Bruno’s “Too Much Garlic” knots are on a whole other level.  They’re not soaked through with oil, but they are the absolute perfect consistency — appropriately soft, with the slightest crispy exterior.  The garlic topping needs to be bottled and sold in supermarkets, and the cup of marinara sauce is an underrated complement.  A word of warning to the Saboscrivner Squad: Pizza Bruno often runs out of garlic knots in the evening, so if you go, go early so you don’t run the risk of missing out one of Orlando’s finest carbs.

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As if that wasn’t enough, the brunch menu offered us a new option: the best knots in town, sans garlic, but covered with sticky cinnamon-sugar glaze and served with a thick, rich mascarpone cheese spread infused with orange.  Kind of like cinnamon rolls, only far better than Cinnabon.  Of course my wife and I accepted the challenge to compare these cinnamon-sugar knots to our favorite garlic knots.  Needless to say, they were great, and the citrusy mascarpone amazed and astonished.

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Believe it or not, I eat salads quite often at home, and I pack them in my work lunches quite frequently.  But my wife NEVER wants a salad when I offer to make her one.  Who here knows the Steely Dan song “FM (No Static At All),” in which Donald Fagen sings “No static at all”?  Well, we sing “No salad at all” to the same tune, knowing that she will never ask me for one.  But at Pizza Bruno, they serve a kale salad she absolutely loves, with golden raisins, candied pecans, pecorino romano cheese, and emperor dressing (their version of Caesar dressing), so she got another one of those today.  I’m not the biggest kale fan in the world, but it’s a very good salad.  It just comes in a tiny wooden bowl despite being quite large, so some spillage is unavoidable.

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Bruno’s pizzas are twelve inches in diameter, cut into six slices, and are a relatively thin-crust, Neapolitan style.  They aren’t as crispy or large as New York-style pizzas, but the crust is much softer than you’d get at a place like Anthony’s Coal Fired Pizza, which is served with burnt spots.  In the past, I’ve ordered the New Haven-style clam pizza, but they didn’t have it as an option today due to a clam shortage.  This is a picture of the clam pizza from a previous visit:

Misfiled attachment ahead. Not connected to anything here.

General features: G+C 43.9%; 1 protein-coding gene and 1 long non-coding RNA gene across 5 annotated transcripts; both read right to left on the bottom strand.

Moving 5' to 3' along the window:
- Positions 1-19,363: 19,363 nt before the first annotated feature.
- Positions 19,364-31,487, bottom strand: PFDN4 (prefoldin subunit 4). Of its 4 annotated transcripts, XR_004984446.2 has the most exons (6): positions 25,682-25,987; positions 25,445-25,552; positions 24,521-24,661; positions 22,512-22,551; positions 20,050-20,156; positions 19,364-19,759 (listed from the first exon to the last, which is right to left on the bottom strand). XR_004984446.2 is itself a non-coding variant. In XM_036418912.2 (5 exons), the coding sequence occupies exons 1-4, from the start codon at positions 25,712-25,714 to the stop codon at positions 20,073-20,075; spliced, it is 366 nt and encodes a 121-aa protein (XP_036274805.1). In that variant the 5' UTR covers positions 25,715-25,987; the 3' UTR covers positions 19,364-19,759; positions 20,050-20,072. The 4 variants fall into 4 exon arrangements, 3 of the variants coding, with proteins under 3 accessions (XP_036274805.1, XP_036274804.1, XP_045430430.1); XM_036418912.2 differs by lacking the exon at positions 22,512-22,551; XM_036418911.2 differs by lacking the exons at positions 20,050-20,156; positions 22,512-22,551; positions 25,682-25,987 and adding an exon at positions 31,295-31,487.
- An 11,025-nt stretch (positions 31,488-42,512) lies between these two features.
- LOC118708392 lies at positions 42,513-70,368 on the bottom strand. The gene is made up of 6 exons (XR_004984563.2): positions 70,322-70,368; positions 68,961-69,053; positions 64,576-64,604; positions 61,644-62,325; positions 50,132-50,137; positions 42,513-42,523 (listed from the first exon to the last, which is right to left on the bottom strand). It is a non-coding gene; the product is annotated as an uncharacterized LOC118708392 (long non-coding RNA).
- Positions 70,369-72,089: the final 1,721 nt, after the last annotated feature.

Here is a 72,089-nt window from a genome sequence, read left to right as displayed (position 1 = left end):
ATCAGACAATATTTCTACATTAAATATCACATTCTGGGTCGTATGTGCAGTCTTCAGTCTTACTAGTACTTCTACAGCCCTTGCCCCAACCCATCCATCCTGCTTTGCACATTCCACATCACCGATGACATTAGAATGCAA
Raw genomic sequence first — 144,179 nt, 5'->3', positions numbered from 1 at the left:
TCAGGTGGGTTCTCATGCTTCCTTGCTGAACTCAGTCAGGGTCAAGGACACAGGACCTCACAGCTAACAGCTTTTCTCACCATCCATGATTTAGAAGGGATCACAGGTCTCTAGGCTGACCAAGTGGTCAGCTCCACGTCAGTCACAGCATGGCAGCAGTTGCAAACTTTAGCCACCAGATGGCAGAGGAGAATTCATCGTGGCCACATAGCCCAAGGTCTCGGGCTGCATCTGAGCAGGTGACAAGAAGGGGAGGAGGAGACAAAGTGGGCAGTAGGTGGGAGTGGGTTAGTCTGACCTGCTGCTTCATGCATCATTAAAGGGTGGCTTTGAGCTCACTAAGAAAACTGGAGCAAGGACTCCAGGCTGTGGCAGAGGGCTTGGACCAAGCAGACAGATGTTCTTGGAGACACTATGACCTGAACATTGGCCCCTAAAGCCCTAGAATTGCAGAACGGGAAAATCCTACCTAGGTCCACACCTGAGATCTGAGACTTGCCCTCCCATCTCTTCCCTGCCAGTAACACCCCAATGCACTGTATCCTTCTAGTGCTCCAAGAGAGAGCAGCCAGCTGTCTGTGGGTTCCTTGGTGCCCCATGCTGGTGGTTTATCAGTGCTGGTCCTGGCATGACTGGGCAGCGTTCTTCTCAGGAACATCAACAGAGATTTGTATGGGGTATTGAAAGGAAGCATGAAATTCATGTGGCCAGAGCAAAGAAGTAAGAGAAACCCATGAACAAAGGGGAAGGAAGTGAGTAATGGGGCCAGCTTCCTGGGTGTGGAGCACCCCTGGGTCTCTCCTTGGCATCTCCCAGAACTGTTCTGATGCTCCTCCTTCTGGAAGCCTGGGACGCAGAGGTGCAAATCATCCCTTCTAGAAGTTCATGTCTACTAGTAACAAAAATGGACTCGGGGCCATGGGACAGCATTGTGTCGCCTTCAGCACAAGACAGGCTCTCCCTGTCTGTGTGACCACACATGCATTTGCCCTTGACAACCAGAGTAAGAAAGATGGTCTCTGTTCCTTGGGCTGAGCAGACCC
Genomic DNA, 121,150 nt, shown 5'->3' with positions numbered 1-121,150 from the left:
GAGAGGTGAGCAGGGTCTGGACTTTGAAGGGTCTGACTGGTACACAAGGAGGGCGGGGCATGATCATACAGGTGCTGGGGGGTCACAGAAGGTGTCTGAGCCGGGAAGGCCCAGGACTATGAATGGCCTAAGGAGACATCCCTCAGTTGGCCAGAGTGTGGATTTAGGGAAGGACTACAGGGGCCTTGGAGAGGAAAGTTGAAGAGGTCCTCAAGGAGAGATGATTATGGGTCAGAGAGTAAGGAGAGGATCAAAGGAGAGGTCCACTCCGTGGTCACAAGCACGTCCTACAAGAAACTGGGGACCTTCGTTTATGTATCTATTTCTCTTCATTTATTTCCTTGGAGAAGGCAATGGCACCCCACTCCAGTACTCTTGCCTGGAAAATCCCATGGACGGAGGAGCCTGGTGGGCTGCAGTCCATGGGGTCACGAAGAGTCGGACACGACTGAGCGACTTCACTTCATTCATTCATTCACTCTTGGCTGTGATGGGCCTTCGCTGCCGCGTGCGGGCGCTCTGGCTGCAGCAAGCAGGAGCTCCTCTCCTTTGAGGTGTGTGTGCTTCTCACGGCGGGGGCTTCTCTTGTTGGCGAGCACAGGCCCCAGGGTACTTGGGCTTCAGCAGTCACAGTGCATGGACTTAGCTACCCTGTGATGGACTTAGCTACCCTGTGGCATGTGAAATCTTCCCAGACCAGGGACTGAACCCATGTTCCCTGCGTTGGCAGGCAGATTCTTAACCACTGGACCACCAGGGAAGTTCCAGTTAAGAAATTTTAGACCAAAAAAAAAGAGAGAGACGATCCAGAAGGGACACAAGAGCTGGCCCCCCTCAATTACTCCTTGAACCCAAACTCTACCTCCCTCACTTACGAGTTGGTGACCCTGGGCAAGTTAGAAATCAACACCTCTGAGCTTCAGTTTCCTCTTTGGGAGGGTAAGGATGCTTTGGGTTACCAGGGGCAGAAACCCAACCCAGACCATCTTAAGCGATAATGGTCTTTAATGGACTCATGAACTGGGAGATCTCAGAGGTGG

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Today I got the “Tight Socks” pizza, with red sauce, mozzarella, good quality pepperoni, emperor dressing (very subtle), and fresh Thai basil leaves on top.  It was great, as always.

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My wife ordered a newer pizza off the brunch menu, although it is apparently available for dinner as well.  The G&B is a white pizza (which is great for my wife, who doesn’t love tomato-based sauces the way I do), with fresh mozzarella,  guanciale (one of my favorite cured meats, made from the jowl of a pig, then fried up crispy like very posh bacon), blueberries, and a drizzle of real maple syrup across the top.  It might sound like a desserty thing, but it is much more savory than sweet due to the rich, crunchy saltiness of the guanciale and the tartness of the juicy blueberries.  She loved it.  I had a piece too, and it was terrific.

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As you might expect, we ended up with a lot of leftovers, which is totally fine with us.  I cannot recommend Pizza Bruno highly enough.  As much as New York-style and Sicilian-style pizzas are close to my heart, since that’s what I grew up eating in Miami with my Brooklyn-raised dad, I don’t think it’s a controversial statement to call Pizza Bruno the best pizzeria in Orlando, with its creative Neapolitan-style pies, incredible knots, and wonderful service.  I would be remiss if I didn’t give a shout-out to our server Frankie, who was a delight — enthusiastic, knowledgeable, friendly, patient, and an overall good time.  Thank you, Frankie, for making our day!